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03.25.2015 | Today, AFC is testifying before the City Council Education Committee about the education proposals in the Fiscal Year 2016 Preliminary Budget. We are heartened that the Preliminary Budget includes increased funding for a literacy initiative to support students with disabilities, interpretation services for immigrant families, behavioral supports, and Pre-K. However, more funding is needed to have a significant impact. View AFC's testimony 

The ARISE Coalition, which is coordinated by AFC, is also testifying at today's hearing, urging the Council to fund the proposed literacy initiative as a down payment on what we hope will be a longer-term commitment to ensuring that every student in NYC learns to read proficiently. View the ARISE Coalition's testimony 

03.09.2015 | On March 24, AFC's Junior Board and NYU Law School's Education Law and Policy Society will hold a panel discussing the experiences of undocumented young people, particularly those who arrived recently, as they enter the City and try to access their right to a public education. RSVP by March 17

invitation 

03.05.2015 | Families wanting to apply to charter schools for the 2015-16 school year must submit their applications by April 1st. Here are 7 things you should know about the charter school admissions process.

  1. Families have to apply to any charter school that they want their children to attend. Schools must provide applications to parents upon request. Some schools post applications online. The New York City Charter School Center has a common application on its website that many schools use. You can find the application here.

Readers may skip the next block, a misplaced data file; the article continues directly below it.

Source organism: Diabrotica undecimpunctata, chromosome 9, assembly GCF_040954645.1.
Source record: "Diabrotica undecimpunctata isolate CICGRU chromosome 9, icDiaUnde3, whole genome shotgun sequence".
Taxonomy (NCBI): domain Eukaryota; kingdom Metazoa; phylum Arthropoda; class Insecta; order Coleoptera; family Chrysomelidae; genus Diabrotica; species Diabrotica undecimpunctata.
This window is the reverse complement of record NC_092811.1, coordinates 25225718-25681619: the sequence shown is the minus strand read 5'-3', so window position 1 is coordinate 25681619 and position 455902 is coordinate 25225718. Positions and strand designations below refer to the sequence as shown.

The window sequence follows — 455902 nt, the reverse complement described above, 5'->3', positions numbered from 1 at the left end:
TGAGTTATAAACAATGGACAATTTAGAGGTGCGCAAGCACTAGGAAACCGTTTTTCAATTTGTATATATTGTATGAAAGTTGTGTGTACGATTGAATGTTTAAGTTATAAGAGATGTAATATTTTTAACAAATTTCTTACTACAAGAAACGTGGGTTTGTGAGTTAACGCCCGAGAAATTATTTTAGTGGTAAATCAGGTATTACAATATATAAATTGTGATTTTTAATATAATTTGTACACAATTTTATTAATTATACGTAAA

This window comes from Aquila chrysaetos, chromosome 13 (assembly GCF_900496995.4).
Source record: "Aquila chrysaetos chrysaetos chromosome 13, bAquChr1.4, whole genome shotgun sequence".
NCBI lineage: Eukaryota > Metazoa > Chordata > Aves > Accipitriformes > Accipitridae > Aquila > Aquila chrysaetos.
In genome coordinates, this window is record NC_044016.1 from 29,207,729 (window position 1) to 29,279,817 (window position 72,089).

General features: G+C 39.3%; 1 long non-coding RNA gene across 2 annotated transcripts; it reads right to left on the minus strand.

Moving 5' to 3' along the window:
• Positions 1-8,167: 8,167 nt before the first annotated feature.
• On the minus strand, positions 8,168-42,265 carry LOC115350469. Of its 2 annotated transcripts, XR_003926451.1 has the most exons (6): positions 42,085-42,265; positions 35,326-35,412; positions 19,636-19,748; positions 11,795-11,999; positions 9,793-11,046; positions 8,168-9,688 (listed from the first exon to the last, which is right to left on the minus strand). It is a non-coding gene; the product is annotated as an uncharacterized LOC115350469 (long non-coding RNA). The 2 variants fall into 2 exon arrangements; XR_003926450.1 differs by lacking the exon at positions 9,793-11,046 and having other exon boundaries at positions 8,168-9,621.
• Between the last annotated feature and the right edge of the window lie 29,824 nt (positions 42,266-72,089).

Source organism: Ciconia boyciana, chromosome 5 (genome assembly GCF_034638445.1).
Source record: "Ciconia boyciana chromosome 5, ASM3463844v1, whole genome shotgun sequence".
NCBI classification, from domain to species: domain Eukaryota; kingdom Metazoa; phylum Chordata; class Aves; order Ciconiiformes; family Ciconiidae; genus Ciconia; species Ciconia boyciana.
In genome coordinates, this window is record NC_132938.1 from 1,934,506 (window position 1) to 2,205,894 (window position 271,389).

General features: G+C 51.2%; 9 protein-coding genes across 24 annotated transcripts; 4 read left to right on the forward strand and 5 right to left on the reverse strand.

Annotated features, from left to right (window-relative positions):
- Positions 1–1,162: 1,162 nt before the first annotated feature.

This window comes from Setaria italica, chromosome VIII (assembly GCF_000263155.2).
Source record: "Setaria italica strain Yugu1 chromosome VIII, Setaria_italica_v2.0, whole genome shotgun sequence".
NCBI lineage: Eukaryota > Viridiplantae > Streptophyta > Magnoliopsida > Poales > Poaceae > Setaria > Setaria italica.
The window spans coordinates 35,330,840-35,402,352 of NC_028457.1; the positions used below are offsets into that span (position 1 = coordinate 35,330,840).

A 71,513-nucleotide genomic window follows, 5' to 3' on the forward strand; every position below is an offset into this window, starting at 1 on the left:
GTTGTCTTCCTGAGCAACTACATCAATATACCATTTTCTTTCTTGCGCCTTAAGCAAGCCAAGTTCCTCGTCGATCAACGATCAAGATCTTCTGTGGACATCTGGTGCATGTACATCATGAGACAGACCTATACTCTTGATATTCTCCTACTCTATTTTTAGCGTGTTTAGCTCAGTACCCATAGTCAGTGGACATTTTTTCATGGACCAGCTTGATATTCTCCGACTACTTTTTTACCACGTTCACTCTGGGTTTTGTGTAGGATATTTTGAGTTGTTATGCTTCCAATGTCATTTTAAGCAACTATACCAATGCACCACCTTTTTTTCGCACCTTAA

2. Charter schools must make the application available in languages predominately spoken in the community in which the charter school is located.
     
  3. After the deadline, charter schools must conduct a lottery to randomly select students for admission. Schools must publicize the date, time and location of the lottery, but parents are NOT required to be present at the lottery to win admission to the charter school. Families are not required to indicate that their child has an IEP or is an English Language Learner (ELL) on the application but may want to do so if the school gives an enrollment preference to students with disabilities and/or ELLs in the lottery. Schools must give an enrollment preference to students living in the community school district where the school is located and to siblings of current students at the school. However, these students are NOT guaranteed a seat at the charter school.

  4. If a student is selected in the lottery, the charter school will have a deadline by which the parent(s) must accept the seat. Therefore, families are encouraged to visit and research schools before April 1st, if possible.

  5. Families can research schools by reviewing school quality reports, visiting Insideschools.org, and visiting the NYC Charter School Center’s data webpage. In addition, parents are encouraged to attend open houses, speak with school staff, and request a copy of the charter school’s family handbook.

  6. Charter schools cannot discriminate against students on the basis of intellectual ability, standardized test scores or grades, disability, race, gender (same-sex schools are allowed), national origin, or religion, among other things. Charter schools must accept students with disabilities and ELLs. Parents are encouraged to ask schools about services and programs for these students.

  7. More information about the charter school admissions process, including sample questions to ask charter school staff, is available on the charter schools page of our website.

03.03.2015 | Today, AFC is testifying before the City Council Education Committee about the problem of overcrowding in schools and about the charter school cap. We believe it is premature to raise the cap on the number of charter schools before putting laws and practices in place that protect students’ civil rights in the context of school discipline and ensure that charter schools serve high-needs populations. View testimony